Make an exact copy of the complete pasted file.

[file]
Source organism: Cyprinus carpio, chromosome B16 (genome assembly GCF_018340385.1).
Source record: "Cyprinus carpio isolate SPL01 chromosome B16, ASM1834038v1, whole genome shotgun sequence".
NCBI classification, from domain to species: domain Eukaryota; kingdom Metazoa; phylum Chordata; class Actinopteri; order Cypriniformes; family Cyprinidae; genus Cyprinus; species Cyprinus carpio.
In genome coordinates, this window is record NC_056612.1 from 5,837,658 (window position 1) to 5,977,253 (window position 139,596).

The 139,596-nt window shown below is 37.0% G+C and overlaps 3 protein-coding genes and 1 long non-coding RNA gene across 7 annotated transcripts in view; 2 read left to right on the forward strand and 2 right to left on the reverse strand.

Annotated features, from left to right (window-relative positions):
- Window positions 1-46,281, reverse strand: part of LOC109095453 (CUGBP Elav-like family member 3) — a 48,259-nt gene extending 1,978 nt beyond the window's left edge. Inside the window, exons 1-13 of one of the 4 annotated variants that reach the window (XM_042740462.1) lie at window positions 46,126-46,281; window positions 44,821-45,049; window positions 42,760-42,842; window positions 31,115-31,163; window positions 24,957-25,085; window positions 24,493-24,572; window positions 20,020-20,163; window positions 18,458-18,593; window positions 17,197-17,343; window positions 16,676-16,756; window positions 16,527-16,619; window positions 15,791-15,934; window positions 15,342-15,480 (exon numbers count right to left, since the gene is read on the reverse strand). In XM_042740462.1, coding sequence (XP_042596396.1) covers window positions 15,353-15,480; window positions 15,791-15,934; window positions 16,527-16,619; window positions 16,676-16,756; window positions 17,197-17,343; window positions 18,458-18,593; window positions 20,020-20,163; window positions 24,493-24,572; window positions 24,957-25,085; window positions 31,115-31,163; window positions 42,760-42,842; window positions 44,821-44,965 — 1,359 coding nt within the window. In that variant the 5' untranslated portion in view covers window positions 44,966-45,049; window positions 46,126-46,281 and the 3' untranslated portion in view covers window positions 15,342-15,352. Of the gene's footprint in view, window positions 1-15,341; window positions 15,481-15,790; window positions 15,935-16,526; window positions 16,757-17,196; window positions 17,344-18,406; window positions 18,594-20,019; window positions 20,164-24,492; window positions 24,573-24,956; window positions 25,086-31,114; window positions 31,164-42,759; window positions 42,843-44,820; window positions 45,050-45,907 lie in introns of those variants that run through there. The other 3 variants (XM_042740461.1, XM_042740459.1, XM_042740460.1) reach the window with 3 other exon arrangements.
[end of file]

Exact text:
Source organism: Cyprinus carpio, chromosome B16 (genome assembly GCF_018340385.1).
Source record: "Cyprinus carpio isolate SPL01 chromosome B16, ASM1834038v1, whole genome shotgun sequence".
NCBI classification, from domain to species: domain Eukaryota; kingdom Metazoa; phylum Chordata; class Actinopteri; order Cypriniformes; family Cyprinidae; genus Cyprinus; species Cyprinus carpio.
In genome coordinates, this window is record NC_056612.1 from 5,837,658 (window position 1) to 5,977,253 (window position 139,596).

The 139,596-nt window shown below is 37.0% G+C and overlaps 3 protein-coding genes and 1 long non-coding RNA gene across 7 annotated transcripts in view; 2 read left to right on the forward strand and 2 right to left on the reverse strand.

Annotated features, from left to right (window-relative positions):
- Window positions 1-46,281, reverse strand: part of LOC109095453 (CUGBP Elav-like family member 3) — a 48,259-nt gene extending 1,978 nt beyond the window's left edge. Inside the window, exons 1-13 of one of the 4 annotated variants that reach the window (XM_042740462.1) lie at window positions 46,126-46,281; window positions 44,821-45,049; window positions 42,760-42,842; window positions 31,115-31,163; window positions 24,957-25,085; window positions 24,493-24,572; window positions 20,020-20,163; window positions 18,458-18,593; window positions 17,197-17,343; window positions 16,676-16,756; window positions 16,527-16,619; window positions 15,791-15,934; window positions 15,342-15,480 (exon numbers count right to left, since the gene is read on the reverse strand). In XM_042740462.1, coding sequence (XP_042596396.1) covers window positions 15,353-15,480; window positions 15,791-15,934; window positions 16,527-16,619; window positions 16,676-16,756; window positions 17,197-17,343; window positions 18,458-18,593; window positions 20,020-20,163; window positions 24,493-24,572; window positions 24,957-25,085; window positions 31,115-31,163; window positions 42,760-42,842; window positions 44,821-44,965 — 1,359 coding nt within the window. In that variant the 5' untranslated portion in view covers window positions 44,966-45,049; window positions 46,126-46,281 and the 3' untranslated portion in view covers window positions 15,342-15,352. Of the gene's footprint in view, window positions 1-15,341; window positions 15,481-15,790; window positions 15,935-16,526; window positions 16,757-17,196; window positions 17,344-18,406; window positions 18,594-20,019; window positions 20,164-24,492; window positions 24,573-24,956; window positions 25,086-31,114; window positions 31,164-42,759; window positions 42,843-44,820; window positions 45,050-45,907 lie in introns of those variants that run through there. The other 3 variants (XM_042740461.1, XM_042740459.1, XM_042740460.1) reach the window with 3 other exon arrangements.